The work here is challenging, but I enjoy what I do immensely.  The smiles and laughter from my students keep me working hard to provide the best microbiology course I can offer them with the resources I have available.  Who knows?  Maybe one day the kid who wishes to become a genetic engineer will make an important discovery.


I have 10 textbooks total for my class and 1 lab manual
When you have no electricity you set your students math problems
And to my utter surprise, they love to do math!
Their favorite lab so far has been extracting DNA from bananas

Wednesday, December 4, 2013

Pony Express

We thought that we would include a post about how to mail us goodies, if you are so inclined ;)

First, the logistics.  Letters are sent to the university and are given directly to Jason in his department.  Padded envelopes are cheaper than boxes to send and get mailed directly to us at the university as well.  Letters and padded envelopes seem to reach us in about 10 days time.  Boxes are sent to the post office in Mbeya.  We have to make a trip into town on Saturday to pick up boxes so they may sit for awhile until we can get into town.  Currently we are having difficulties with boxes as the notification slip is not being sent to us at the university.  If you send us a box, please email us at and let us know the tracking number.  That way we can see when the box clears Tanzanian customs and estimate when the box will arrive at the posta (local post office).

Many people have asked me what would we like to receive in packages.  Jason and I put our heads together and came up with the following items to choose from:

  • Granola bars (Cliff, Nature Valley, Quaker Chewy)
  • Goldfish crackers
  • Starburst
  • Pretzels
  • Good-smelling candles in glass jars-make sure to pack in a ziplock as they can melt on their long journey across the sea
  • Hand sanitizer
  • Reese's Pieces
  • Trail mix
  • Salmon packets
  • Beef jerky
  • All beef summer sausage
  • 3 x 5 white index cards
  • Pictures of you!
  • Pictures or postcards of California and Nebraska
  • 40 compound microscopes (just kidding!)

Thursday, November 28, 2013

Give Thanks

Tanzania does not celebrate Thanksgiving-it is just another day.  Jason and I both teach on Thursdays, so we will be spending the day in class.  Many Peace Corps volunteers get together on American holidays, but Jason and I will have to miss our region’s get-together so this past weekend we headed down to Tukuyu to visit our friend Beth and celebrate Thanksgiving together.  What does a Tanzanian Thanksgiving look like, you ask?  I will show you.

We planned on having chicken, mashed potatoes, rolls, peas, and an apple cobbler.  Miraculously, everything came together and our Thanksgiving dinner was a success!  First off, all of us were too, well, chicken to go through the whole process of killing a chicken.  We had a mama do the killing and the cooking for us.  A mama also helped us start our peas, as the electricity was out and we only had Beth’s charcoal jiko to cook on.  Eventually we ended up with two jikos and we were really cooking!  Once dinner was all cooked we sat down and ate ourselves into food comas.  We enjoyed the fellowship with Beth-we played games and tossed a Frisbee around with some of the kids who live at Beth’s school.  It was a wonderful Thanksgiving day.


Me cooking over the charcoal jikos-we had to have help to get them started as they are hard to light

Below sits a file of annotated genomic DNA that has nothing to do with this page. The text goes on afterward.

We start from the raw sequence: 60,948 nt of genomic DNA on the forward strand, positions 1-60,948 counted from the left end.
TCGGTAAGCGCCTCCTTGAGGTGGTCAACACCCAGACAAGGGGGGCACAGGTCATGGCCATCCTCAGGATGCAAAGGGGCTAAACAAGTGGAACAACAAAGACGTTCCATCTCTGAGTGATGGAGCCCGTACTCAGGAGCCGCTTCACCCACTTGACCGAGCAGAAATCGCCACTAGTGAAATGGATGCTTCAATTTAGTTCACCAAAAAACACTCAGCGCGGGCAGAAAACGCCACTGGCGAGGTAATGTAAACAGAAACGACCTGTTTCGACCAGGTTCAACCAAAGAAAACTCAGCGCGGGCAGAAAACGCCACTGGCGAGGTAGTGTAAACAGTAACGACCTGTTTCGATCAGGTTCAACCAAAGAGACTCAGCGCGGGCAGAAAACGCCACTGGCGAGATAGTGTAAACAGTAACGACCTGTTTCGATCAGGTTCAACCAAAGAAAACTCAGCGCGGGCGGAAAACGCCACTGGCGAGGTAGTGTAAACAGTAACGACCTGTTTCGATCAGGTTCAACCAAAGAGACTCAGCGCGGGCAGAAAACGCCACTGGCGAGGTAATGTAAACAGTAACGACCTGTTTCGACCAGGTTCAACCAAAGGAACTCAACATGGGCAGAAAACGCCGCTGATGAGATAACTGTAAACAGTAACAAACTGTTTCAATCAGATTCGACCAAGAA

Our Thanksgiving table-Beth set the table so pretty!


Jason is very excited to dig in to the good food


Looking at the picture makes me hungry all over again!  Such good food!


Jason playing Frisbee with the neighborhood kids


Being in Tanzania these past few months has helped me to appreciate the simple and small things in life.  We don’t have much, but what we have is enough and I am truly thankful.  I thought I would share some of the things I am thankful for this year:

  • The view of the mountains I have while hand-washing my laundry
  • Water-and not even clean water, as we cannot drink what comes out of the tap until we boil it, but I am so thankful for water when it is around
  • Family and good friends both near and far, far away
  • My students, who make every day worth the struggle of living in a culture different from my own
  • Spices-they make beans and rice so much more interesting
  • Our gas stove-so useful when the power goes out
  • My husband-for following God’s call and leading us to Tanzania
  • For the opportunity to live a life full of adventure and service!



Wednesday, November 13, 2013

Chef Jason

I am a very blessed woman-my husband loves to cook.  And he is a very good cook.  Here in Tanzania we have to be creative when it comes to dinner time.  At our local market we can find tomatoes, onions, garlic, carrots, bell pepper, cucumbers, avocados, bananas, fruit that is in season (right now it is mango season!), corn, potatoes, wheat, rice, and every type of bean that you could ever imagine.  There are also all types of leaves that Tanzanians like to cook in oil, as well as peanuts that you roast yourself.  And spaghetti noodles (where would we be without pasta?).  So behold the creations of Chef Jason-made from scratch and mostly local.

Banana bread with black tea is our staple breakfast.  We used to have wonderful loose leaf tea from Irente Biodiversity Reserve in Lushoto, but we enjoyed it too much and it is now gone.  Now we enjoy a cup of Chai Bora with our freshly made banana bread.

One of the first meals Jason perfected was spaghetti with tomato sauce.  Good old comfort food sometimes served with a side of parachichi for me.

Jason tried another variation on pasta-peanut noodles!  We can buy peanut butter at the store on campus and it has saved our lives (not really, but we are thankful for peanut butter).  We serve our peanut noodles with grated carrots and cucumber.  So refreshing and tasty!

This meal is one of my creations.  Chef Heather serves up roasted potatoes with local vegetables and rosemary.  I plan on growing a little rosemary bush on our back balcony to have fresh rosemary available.

One day Chef Jason marched to the local butcher in search of meat.  Our butcher shop consists of a little room that is tiled with identifiable and unidentifiable parts of cows and goats and mystery meat hanging from the ceiling.  Jason brought back some mystery meat for this delightful stir fry made with tomatoes, onions, bell pepper, and soy sauce.

Tonight's meal was homemade pizza.  We made the dough and sauce and a fancy store in Mbeya provided the cheese.  Served with an ice-cold Tangawizi (a type of ginger ale soda made by Coca Cola) a bad evening can turn into a good evening.

And now I am off to go grade quizzes.  Enough procrastinating for me.  Until next time,